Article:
Assad has adopted the Iranian tactic of exerting maximum force to break up crowds as they form and giving security forces a free hand to open fire with live ammunition without having to ask for permission.
An earlier Syrian opposition demonstration attempt - Saturday February 5 – was quickly nipped in the bud by the preponderance of security forces in the streets. A small demonstration of several hundred took off in the northeastern town of Hasaka but nowhere else.

debkafile's sources say this coming Friday may be different: Opposition groups in the universities, and among the Sunnis, Kurds and Palestinians, are all gearing up for a large turnout in Damascus.

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PostPosted: Thu Feb 17, 2011 6:06 am    Post subject: Reply with quote

Police break up Pearl Square crowd
17 February 2011
Security forces in Bahrain have dispersed thousands of anti-government protesters in Pearl Square in the centre of Manama.
Hundreds of riot police using tear gas and batons moved in before dawn, with tanks now reported on some streets.
3 people died in the police operation, with 100 injured.
Ibrahim Sharif claimed the police had acted without any warning.  However, the crowd had been warned.  Muslims lie.

Iran roils Bahrain to stir Saudi revolts, executes protesters in Iran

February 17, 2011   DEBKAfile Exclusive Report

Tanks rolled into Pearl Square, Manama, early Thursday, Feb. 17, personally commanded by King Sheikh Hamad bin Isa Al-Khalifa in full military regalia, hours after his police firing live ammunition and tear gas failed to break up the tent city set up by protesters against his rule. At least four protesters were killed and dozens injured.

The monarch has divided his small 9,000-strong army into three parts, one for Pearl Square, a second to guard the Bahrain Petroleum Co. refinery which produces 267,000 barrels of oil a day and forms the backbone of the Bahraini economy; and a third placed around the royal palace and the residential districts of the ruling elite.

Al-Khalifa has two major difficulties to crack: For the first time, the king's biggest Shiite party, al-Wefaq has joined up with all 10 opposition parties to coordinate their protest action. The Shiite party leader, Sheik Ali Salman, says he is not seeking to establish an Islamic regime in Manama like the one in Tehran.  debkafile's sources say he is after one-man rule for himself and his words are about as reliable as the pledges of Egypt's Muslim Brotherhood to eschew a role in government.

But the Bahraini ruler's most acute problem is that while the Arabic and world media lump the protest movement in his kingdom with the pro-democracy uprisings in Tunisia and Egypt, it is not the same in that it does not just represent genuine people power fighting an autocratic regime for reforms, but is fomented from Tehran.

Iran's objective is to overthrow the Al-Khalifa regime and replace it with the first pro-Iranian government in the Arabian Gulf region. A Shiite regime in Manama will stir the Shiite minorities to revolt in other oil-rich Gulf states - and especially in Saudi Arabia and Kuwait, where they make up around one-fifth of the population.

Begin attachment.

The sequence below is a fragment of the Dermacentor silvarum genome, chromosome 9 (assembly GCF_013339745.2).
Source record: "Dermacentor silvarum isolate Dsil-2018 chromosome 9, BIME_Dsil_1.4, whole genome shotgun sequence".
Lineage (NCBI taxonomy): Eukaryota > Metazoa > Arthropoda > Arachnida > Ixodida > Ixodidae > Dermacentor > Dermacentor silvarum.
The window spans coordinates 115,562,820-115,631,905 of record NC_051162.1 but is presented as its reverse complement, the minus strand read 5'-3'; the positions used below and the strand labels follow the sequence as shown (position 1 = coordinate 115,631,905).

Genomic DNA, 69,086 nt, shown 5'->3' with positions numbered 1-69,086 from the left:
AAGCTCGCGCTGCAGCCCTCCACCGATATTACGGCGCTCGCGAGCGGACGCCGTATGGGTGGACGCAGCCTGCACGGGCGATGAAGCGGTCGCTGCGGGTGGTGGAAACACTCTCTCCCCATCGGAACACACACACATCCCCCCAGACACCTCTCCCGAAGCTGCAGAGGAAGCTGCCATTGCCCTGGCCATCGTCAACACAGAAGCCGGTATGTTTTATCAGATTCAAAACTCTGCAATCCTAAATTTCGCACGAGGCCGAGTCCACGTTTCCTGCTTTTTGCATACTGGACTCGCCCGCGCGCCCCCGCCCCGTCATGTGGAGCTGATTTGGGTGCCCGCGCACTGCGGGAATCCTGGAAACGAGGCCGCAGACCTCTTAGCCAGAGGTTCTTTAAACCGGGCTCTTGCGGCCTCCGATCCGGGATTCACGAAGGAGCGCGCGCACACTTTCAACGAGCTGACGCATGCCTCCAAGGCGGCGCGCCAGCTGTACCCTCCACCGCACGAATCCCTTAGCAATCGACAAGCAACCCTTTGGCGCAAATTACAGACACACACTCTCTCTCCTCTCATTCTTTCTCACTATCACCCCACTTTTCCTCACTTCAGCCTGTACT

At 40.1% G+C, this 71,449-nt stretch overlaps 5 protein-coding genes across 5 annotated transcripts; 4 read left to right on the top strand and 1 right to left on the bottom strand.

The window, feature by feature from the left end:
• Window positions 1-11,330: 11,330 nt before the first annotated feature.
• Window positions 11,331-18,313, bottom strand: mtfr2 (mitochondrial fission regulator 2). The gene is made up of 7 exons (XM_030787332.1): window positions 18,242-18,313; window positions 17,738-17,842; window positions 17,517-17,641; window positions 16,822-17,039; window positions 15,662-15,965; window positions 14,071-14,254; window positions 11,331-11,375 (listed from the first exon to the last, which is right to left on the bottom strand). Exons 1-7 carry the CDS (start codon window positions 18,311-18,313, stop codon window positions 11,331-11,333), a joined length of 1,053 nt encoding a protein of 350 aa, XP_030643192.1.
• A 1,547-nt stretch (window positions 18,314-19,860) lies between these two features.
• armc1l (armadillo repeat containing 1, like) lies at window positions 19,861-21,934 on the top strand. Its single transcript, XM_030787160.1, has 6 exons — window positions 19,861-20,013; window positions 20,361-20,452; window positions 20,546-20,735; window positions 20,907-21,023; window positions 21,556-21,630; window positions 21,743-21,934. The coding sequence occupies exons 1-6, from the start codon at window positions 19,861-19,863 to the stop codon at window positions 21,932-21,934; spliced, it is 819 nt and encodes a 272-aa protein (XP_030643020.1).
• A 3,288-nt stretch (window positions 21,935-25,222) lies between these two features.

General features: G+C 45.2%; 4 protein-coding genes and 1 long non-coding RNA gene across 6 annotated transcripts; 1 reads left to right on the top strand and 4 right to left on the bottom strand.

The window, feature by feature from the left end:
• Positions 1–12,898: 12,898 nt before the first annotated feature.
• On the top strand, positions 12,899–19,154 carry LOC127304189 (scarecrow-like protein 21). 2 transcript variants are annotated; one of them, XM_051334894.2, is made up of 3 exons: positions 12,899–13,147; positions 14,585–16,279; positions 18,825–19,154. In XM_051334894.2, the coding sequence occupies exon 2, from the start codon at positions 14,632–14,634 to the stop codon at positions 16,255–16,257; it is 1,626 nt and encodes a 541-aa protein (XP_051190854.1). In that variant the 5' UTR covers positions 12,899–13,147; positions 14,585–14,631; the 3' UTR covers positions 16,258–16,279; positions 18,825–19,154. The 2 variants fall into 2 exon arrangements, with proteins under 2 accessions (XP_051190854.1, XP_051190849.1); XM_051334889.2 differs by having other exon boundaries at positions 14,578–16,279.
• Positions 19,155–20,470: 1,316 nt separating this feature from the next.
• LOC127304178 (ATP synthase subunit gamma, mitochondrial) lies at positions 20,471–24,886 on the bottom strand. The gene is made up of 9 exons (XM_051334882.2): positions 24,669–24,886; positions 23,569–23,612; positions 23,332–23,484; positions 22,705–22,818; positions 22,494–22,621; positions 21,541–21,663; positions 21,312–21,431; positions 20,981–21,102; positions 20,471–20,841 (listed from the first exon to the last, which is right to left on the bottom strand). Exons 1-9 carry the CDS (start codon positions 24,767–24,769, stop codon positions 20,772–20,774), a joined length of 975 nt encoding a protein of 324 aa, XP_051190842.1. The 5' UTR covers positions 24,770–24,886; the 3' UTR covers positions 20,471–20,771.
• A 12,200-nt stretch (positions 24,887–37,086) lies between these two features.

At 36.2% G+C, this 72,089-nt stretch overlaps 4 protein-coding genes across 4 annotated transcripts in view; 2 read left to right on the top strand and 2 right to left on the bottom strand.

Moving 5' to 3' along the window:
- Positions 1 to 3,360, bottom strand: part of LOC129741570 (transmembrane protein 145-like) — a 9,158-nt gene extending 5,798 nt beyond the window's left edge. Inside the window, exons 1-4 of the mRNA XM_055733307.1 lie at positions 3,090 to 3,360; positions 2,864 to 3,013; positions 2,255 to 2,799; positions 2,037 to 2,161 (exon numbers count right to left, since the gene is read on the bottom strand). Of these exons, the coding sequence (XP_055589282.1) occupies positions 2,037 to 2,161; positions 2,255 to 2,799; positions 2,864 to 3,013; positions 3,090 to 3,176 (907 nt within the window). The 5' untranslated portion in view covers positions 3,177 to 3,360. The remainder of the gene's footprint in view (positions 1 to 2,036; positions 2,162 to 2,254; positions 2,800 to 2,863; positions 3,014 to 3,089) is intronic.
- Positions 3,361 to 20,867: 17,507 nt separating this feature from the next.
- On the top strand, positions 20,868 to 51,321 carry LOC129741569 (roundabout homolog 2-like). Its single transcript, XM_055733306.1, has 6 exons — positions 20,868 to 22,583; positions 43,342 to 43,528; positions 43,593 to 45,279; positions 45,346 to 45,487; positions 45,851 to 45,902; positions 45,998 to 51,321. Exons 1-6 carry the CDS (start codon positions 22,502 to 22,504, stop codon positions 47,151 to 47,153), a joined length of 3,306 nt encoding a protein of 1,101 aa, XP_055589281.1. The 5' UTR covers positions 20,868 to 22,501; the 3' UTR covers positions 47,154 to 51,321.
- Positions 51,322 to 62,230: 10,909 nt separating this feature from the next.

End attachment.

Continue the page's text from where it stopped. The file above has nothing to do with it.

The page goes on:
In Tehran itself, meanwhile, debkafile's Iranian sources report that President Mahmoud Ahmadinejad early Thursday conferred with Revolutionary Guards and Basij leaders on ways to further crack down on opposition protests after two days of harsh measures. Since Monday, 1,400 protesters have been arrested and their whereabouts are unknown. At least two died of bullet wounds.

The leaders of Iran's Islamic regime fear that the youngsters in Iranian cities will catch fire from the uprisings in Arab countries and be willing to fight for its overthrow.
As a key deterrent, an increase in the number of executions of dissidents was agreed between Ahmadinejad,  

most of his aides, Prosecutor General  Mohseni-eEjehee, the commander Internal Security Forces, Mohammad Reza Radan Mohammad Reza Naghdi, and the ultra-radical Ayatollah Ahmad Jannati, Chairman of the Constitution Committee.
This measure later won the support of Ali Larijani, Speaker of the Majlis, who on Wednesday led 200 deputies in shouting for the two opposition Green Movement leaders Mir-Hossein Mousavi and Mehdi Karroubi to be put to death.
debkafile's sources report: In the coming days, the world will be shown millions of young Iranians pouring into the streets of Tehran and other cities shouting pro-government slogans - alongside the executions of dozens of young Iranian democracy-seekers.

By killing them, the regime will try and break the back of the Mousavi-Karroubi opposition movement. Judging on past form, they will not be deterred by international condemnation.

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PostPosted: Fri Feb 18, 2011 5:40 am    Post subject: Reply with quote

Bahrain calls for toppling monarchy
February 18, 2011  
5 dead in protests.  Thousands called for the downfall of Bahrain's ruling Sunni monarchy after a deadly assault on pro-reform protesters that has brought army tanks into the streets of one of the most strategic Western allies in the Gulf.

Jordan tribesmen protest

Saudi help Bahrain, other nations riot